(and these two need no introduction!)



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Brexit – Another day, another €. Where have we all gone wrong !

Brexit – It doesn’t have to be all bad news

So as I write this, in the month the UK leaves the European Union, negotiations are still on-going and it remains unclear what the exact impacts of Brexit might be on the wine industry. 

As a major importer, the UK market is one of the most important global wine markets.  The UK accounts for nearly 15% of the world’s wine imports. The drop in consumption assumed in the most severe Brexit scenario would have a ripple effect, depressing the value of the global wine trade by 3.5%. 

No wonder then wine producers and retailers alike are preparing for the worst and taking measures should a no-deal Brexit come to pass.  Producers across Europe are rushing to bottle early and as you would imagine UK retailers are being prudent and stockpiling.

The most noticeable impact of Brexit is the rising prices of bottles imported into the UK. The price of a bottle of wine has already risen by almost 30p since the Referendum in June 2016 and this is only set to continue.  This is bad news for British wine lovers.

Non-EU importers

Both the US and Chile have signed trade continuity deals with the UK to ensure there is no disruption to wine trade after March 29th. These countries have very similar deals with the EU currently so the status quo should stay the same no matter what

The UK is the fourth largest market for US wine exports, and around 9% of UK still wine sales in 2018 were Chilean bottles, so it was imperative that these trade relationships were maintained.

No-deal Brexit

Currently there are no tariffs on wines imported from the EU.  The UK is the second largest importer of French wines and spirits, behind the United States, having imported 1.3 billion Euros of alcohol from France in 2018.

A no-deal Brexit for the UK could disrupt EU wine imports through long border delays, import taxes, decreased British demand and increased competition from non-EU markets. 

Things will also become difficult as the paperless electronic system used at present will expire if we are not in Europe – without this system in place, businesses would be forced to rely on pen and paper until a new system is in place

Some EU suppliers are already vulnerable to a decline in trade, due to poor weather conditions, so to have barriers put up could pile on the pressure among some European growers.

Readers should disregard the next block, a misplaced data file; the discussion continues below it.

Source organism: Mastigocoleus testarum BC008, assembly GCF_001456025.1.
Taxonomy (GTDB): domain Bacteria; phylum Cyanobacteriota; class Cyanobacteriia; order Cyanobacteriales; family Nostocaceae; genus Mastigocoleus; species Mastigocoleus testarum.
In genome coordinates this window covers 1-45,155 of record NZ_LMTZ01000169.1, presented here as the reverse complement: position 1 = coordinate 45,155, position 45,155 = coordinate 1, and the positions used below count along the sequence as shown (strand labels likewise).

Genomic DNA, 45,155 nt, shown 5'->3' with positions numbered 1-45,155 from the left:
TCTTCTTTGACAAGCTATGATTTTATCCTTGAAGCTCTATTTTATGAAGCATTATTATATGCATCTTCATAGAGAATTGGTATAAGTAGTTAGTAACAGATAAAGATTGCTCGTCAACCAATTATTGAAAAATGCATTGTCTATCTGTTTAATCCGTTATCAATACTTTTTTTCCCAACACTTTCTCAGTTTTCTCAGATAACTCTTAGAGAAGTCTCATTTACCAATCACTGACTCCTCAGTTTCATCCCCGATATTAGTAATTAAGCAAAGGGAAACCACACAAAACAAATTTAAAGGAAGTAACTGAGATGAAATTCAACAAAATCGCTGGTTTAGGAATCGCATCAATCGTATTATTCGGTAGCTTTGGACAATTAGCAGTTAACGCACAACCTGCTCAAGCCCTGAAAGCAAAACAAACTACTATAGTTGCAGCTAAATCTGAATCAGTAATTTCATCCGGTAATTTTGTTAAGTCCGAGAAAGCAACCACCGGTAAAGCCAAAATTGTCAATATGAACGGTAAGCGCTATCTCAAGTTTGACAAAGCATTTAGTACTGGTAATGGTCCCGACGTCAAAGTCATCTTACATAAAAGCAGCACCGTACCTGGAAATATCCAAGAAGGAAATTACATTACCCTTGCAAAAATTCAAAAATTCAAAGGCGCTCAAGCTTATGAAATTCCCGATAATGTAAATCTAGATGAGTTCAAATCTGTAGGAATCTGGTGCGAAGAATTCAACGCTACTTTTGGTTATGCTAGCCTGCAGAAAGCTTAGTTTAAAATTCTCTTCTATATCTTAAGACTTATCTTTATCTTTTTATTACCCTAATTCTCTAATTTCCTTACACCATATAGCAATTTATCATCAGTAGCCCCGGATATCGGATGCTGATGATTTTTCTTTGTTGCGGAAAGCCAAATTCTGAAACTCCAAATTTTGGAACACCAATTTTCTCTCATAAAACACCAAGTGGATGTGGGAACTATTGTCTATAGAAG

In addition, every single bottle of wine destined for the UK from the EU ‘could’ be faced with paying to get a laboratory technical analysis of the wine to comply with new regulations. It effectively means all wine from the EU will be faced with the same restrictions that the EU currently places on all wine entering the EU from outside countries.

Another headache for EU producers is the risk the UK will negotiate more favourable trade agreements with other wine-producing nations, such as Australia, South Africa, Chile and Argentina, at the expense of European exporters. 

Ultimately EU wine businesses will face costs which UK consumers will be passed on to UK customers to pay.

Good news for English wine?

So is there is a silver lining in all this for UK winemakers?

The industry is small but growing, with more than 500 vineyards and about 130 wineries in England and Wales, many of which specialize in sparkling wine. 

UK supermarkets will only be able to absorb the higher costs of imported wine for so long. This will give locally produced wines an advantage, since retailers won’t be forced to hike prices because of the exchange rate or tariffs.

As a result, British wines will seem relatively less expensive, encouraging people to switch over. So little of the wine Brits drink comes from the UK because of small-scale production and a focus on sparkling wine make it a pricier alternative to imported bottles.  There is an opportunity here for the UK government to encourage this further by, as many are suggesting, cutting the cost of domestic duty for UK produced wine post-Brexit.

So whatever the outcome  – Brexit or no Brexit  – I for one will be continuing my journey of discovery around the UK.  And not because it may be relatively cheaper but because it is becoming so much better. 

Here are my top 3 tips for a post-Brexit toast.  Assuming we will still have something to celebrate!

2013 Hattingley Valley ,Blanc de Blancs – Pale golden colour with gentle green hues and delicate bubbles, this Blanc de Blancs displays beautifully the pure linear character of the Chardonnay – white stone fruit, citrus fruit and a delicious honeyed character on the nose; clean and mineral flavours with pastry and brioche notes on the palate. It has a well balanced and refreshing acidity that gives way to a creamy mouthfeel and long, complex finish.

2013 The Mount Vineyard, White pinot  – This unoaked white pinot is pale gold in colour and made from 100% Pinot Noir grapes. It has fruity flavours of grapefruit, melon and green apples with an aroma of spicy almonds, mouth-watering citrus acidity and a long finish.

2014 Camel Valley Brut  – Young and lively, with a floral, sweet-hay scent, drier palate with a creamy finish. This wine is excellent to drink young, or can be cellared to allow the structure and more mature characteristics to evolve